A workshop participant for a recent client of mine made the assertion (prior to the actual workshop) that workshops are only effective if they are for no more than three hours per day. The individual went on to suggest that any meeting that is longer is typically just a “show and tell” that doesn’t allow for any meaningful or thoughtful discussion or exploration.
This is an unfortunate perspective, but sadly it is one that is all too common, particularly when considering the development of strategic plans. It’s certainly a shame that this is the experience of the person, and it creates an interesting challenge to overcome in designing an effective facilitation session. What it speaks to more than anything, however, is the likelihood that previous experiences have been ones in which the process is being driven, rather than being facilitated. In other words, there is already a presumed, foregone result to the process that participants are being directed towards.
Guiding towards a defined conclusion isn’t good strategic planning, nor is it particularly effective meeting design. That’s not to say that it doesn’t occur, however. When it does, there are two underlying causes: manipulation or incompetence. Manipulation is certainly the most nefarious reason, where someone is simply trying to advance their own agenda and seeks to co-opt the group in order to obtain an implied endorsement. While Machiavellian in nature, it is also comparatively rare that this actually occurs.
Far more frequent are instances in which groups are guided to an outcome out of incompetence. Where this occurs, it is often an unfortunate by-product of who has been selected to facilitate the discussion. There are, sadly, some who believe that their role as facilitator is to pre-conceive where the group needs to go, and to guide them there. In other words, they need to know the solution the group needs to arrive at, and they view their role as facilitator as one of lining up the Smarties in a way in which the group is led inexorably to that conclusion.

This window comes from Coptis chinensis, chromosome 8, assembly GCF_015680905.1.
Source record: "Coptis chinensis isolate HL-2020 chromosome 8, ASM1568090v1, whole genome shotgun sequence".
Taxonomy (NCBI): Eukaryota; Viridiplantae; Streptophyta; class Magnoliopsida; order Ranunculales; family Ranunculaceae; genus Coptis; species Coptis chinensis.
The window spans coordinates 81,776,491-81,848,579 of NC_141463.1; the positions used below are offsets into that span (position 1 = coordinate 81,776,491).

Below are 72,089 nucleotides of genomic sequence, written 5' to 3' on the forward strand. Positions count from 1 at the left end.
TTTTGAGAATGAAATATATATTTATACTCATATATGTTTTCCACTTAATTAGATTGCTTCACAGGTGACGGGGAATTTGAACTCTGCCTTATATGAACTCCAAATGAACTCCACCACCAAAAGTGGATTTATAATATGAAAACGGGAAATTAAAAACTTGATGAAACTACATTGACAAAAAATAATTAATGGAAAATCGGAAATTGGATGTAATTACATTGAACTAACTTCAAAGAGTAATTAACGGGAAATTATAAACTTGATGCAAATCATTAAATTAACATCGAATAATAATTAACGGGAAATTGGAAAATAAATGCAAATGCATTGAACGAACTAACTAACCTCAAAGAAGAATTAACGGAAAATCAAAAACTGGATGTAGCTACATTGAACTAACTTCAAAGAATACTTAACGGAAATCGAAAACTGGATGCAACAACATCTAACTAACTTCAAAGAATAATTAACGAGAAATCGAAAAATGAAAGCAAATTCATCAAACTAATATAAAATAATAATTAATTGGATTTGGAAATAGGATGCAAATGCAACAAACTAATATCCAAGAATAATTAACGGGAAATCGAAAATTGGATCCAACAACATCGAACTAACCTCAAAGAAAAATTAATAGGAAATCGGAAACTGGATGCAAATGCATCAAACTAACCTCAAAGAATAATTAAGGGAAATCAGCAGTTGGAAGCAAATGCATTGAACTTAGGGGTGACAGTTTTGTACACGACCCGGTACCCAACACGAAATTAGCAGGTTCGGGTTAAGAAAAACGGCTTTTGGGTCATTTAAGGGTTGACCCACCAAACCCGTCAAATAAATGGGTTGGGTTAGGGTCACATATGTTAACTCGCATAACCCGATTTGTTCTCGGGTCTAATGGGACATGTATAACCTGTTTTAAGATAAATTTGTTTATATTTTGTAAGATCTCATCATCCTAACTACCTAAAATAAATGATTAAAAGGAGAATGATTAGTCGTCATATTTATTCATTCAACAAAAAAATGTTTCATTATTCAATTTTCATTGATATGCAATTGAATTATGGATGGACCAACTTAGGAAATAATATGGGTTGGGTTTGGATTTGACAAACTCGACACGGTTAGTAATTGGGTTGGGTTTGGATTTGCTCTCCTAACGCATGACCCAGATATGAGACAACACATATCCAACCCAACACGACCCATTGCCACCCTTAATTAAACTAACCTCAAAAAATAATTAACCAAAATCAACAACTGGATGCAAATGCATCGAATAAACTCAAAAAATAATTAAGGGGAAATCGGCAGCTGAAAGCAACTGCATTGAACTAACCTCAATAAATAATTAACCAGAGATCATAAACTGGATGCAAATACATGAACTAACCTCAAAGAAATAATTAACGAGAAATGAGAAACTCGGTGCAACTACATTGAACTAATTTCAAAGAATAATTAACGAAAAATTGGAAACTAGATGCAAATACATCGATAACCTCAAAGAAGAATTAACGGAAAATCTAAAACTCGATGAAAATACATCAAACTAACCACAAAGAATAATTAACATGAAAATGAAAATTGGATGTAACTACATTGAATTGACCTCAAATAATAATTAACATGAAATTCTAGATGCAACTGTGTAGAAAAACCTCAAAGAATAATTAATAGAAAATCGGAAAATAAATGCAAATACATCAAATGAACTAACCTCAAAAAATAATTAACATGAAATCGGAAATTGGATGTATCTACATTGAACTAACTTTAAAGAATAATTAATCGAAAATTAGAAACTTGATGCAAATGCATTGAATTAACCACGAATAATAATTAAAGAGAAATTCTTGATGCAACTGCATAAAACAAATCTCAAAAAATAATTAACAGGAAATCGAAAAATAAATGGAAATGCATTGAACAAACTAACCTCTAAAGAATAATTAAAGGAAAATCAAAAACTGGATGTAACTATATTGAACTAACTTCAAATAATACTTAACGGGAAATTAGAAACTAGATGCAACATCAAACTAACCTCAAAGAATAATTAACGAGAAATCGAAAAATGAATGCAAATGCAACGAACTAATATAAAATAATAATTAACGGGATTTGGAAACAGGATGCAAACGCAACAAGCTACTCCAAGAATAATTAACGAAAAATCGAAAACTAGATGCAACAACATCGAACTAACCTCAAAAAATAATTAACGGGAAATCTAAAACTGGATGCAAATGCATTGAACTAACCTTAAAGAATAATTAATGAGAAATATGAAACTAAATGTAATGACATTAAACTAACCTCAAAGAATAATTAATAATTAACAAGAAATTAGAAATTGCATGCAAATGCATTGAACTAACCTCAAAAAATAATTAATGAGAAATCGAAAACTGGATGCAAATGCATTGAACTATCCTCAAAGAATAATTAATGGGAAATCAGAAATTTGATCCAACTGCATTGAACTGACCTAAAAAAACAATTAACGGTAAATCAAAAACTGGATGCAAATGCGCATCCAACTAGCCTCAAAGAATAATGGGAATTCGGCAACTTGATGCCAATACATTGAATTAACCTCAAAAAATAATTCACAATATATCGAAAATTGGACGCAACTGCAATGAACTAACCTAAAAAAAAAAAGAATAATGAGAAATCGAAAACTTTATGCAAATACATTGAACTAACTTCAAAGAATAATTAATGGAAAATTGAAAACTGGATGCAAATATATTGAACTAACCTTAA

To be clear, this is not facilitation. It is, in fact, blatant manipulation. If the answer is pre-ordained, the workshop is a waste of time. If one person already has—or believes they have—the answer, then the larger group is largely irrelevant. The point of group workshops is collaboration, exploration and the co-operative development of meaning and insight. The purpose of the group is to bring their diversity of skills, experiences and backgrounds into an environment where they can equally contribute. The purpose of the facilitator is to listen to the group, ensure they contribute, and support their conversation. They are their to resolve disagreement, find common ground in differing viewpoints and guide the overall process.
The best facilitators have no clear picture of the outcome the group will arrive at, nor do they have any stake in what that outcome looks like. The outcome will emerge through conversation, and if the meeting is truly worthwhile it will be a better result than any individual could have conceived going into the process. That is, in fact, the entire purpose of the group—to collectively produce a result that they individually could not.
It is not the role of the facilitator to be the smartest person in the room. They are not there to have all the answers. They may not even have all of the questions, in that they will think of more through the process if they are doing their job right.
Going back to the assertion that we began with, then, that short workshops work and long workshops are show-and-tell sessions: in my experience, the opposite is true. Short meetings of three hours or less are designed to get a group to an outcome. It is only be investing the time to truly explore, debate and examine that a group will get to an effective outcome. That takes time, and it takes a lot of it.